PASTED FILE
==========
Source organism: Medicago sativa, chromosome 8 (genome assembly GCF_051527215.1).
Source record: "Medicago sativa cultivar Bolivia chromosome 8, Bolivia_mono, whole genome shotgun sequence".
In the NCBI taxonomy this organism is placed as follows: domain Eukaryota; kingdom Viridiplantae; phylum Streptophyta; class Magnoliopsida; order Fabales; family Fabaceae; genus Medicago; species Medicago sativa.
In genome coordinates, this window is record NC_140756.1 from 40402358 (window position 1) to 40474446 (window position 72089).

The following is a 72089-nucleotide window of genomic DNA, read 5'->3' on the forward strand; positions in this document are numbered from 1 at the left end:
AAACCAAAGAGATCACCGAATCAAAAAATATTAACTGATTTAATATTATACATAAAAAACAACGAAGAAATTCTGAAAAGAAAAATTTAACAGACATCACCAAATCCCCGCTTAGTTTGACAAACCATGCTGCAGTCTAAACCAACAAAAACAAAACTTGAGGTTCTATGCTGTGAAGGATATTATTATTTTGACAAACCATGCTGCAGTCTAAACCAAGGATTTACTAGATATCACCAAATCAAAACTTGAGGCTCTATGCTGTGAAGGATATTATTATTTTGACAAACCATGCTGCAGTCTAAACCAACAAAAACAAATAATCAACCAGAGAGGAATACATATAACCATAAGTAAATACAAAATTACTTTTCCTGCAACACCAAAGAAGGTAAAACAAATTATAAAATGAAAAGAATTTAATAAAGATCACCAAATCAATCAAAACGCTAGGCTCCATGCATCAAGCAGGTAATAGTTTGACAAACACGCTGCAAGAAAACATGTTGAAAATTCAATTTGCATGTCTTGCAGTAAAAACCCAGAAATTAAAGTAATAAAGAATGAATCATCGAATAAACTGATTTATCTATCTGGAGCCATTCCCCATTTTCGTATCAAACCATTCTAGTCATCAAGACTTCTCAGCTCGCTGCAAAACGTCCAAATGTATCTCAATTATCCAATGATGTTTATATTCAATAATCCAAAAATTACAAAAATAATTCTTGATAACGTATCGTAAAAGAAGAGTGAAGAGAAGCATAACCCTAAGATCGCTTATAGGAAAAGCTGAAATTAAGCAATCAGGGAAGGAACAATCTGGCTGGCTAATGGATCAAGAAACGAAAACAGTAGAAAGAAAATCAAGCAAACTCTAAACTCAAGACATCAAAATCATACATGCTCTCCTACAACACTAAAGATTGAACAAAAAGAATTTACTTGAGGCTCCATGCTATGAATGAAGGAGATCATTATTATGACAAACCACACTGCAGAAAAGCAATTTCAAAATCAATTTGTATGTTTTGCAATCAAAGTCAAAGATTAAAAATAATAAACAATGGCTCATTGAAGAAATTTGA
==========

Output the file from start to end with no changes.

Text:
Source organism: Medicago sativa, chromosome 8 (genome assembly GCF_051527215.1).
Source record: "Medicago sativa cultivar Bolivia chromosome 8, Bolivia_mono, whole genome shotgun sequence".
In the NCBI taxonomy this organism is placed as follows: domain Eukaryota; kingdom Viridiplantae; phylum Streptophyta; class Magnoliopsida; order Fabales; family Fabaceae; genus Medicago; species Medicago sativa.
In genome coordinates, this window is record NC_140756.1 from 40402358 (window position 1) to 40474446 (window position 72089).

The following is a 72089-nucleotide window of genomic DNA, read 5'->3' on the forward strand; positions in this document are numbered from 1 at the left end:
AAACCAAAGAGATCACCGAATCAAAAAATATTAACTGATTTAATATTATACATAAAAAACAACGAAGAAATTCTGAAAAGAAAAATTTAACAGACATCACCAAATCCCCGCTTAGTTTGACAAACCATGCTGCAGTCTAAACCAACAAAAACAAAACTTGAGGTTCTATGCTGTGAAGGATATTATTATTTTGACAAACCATGCTGCAGTCTAAACCAAGGATTTACTAGATATCACCAAATCAAAACTTGAGGCTCTATGCTGTGAAGGATATTATTATTTTGACAAACCATGCTGCAGTCTAAACCAACAAAAACAAATAATCAACCAGAGAGGAATACATATAACCATAAGTAAATACAAAATTACTTTTCCTGCAACACCAAAGAAGGTAAAACAAATTATAAAATGAAAAGAATTTAATAAAGATCACCAAATCAATCAAAACGCTAGGCTCCATGCATCAAGCAGGTAATAGTTTGACAAACACGCTGCAAGAAAACATGTTGAAAATTCAATTTGCATGTCTTGCAGTAAAAACCCAGAAATTAAAGTAATAAAGAATGAATCATCGAATAAACTGATTTATCTATCTGGAGCCATTCCCCATTTTCGTATCAAACCATTCTAGTCATCAAGACTTCTCAGCTCGCTGCAAAACGTCCAAATGTATCTCAATTATCCAATGATGTTTATATTCAATAATCCAAAAATTACAAAAATAATTCTTGATAACGTATCGTAAAAGAAGAGTGAAGAGAAGCATAACCCTAAGATCGCTTATAGGAAAAGCTGAAATTAAGCAATCAGGGAAGGAACAATCTGGCTGGCTAATGGATCAAGAAACGAAAACAGTAGAAAGAAAATCAAGCAAACTCTAAACTCAAGACATCAAAATCATACATGCTCTCCTACAACACTAAAGATTGAACAAAAAGAATTTACTTGAGGCTCCATGCTATGAATGAAGGAGATCATTATTATGACAAACCACACTGCAGAAAAGCAATTTCAAAATCAATTTGTATGTTTTGCAATCAAAGTCAAAGATTAAAAATAATAAACAATGGCTCATTGAAGAAATTTGA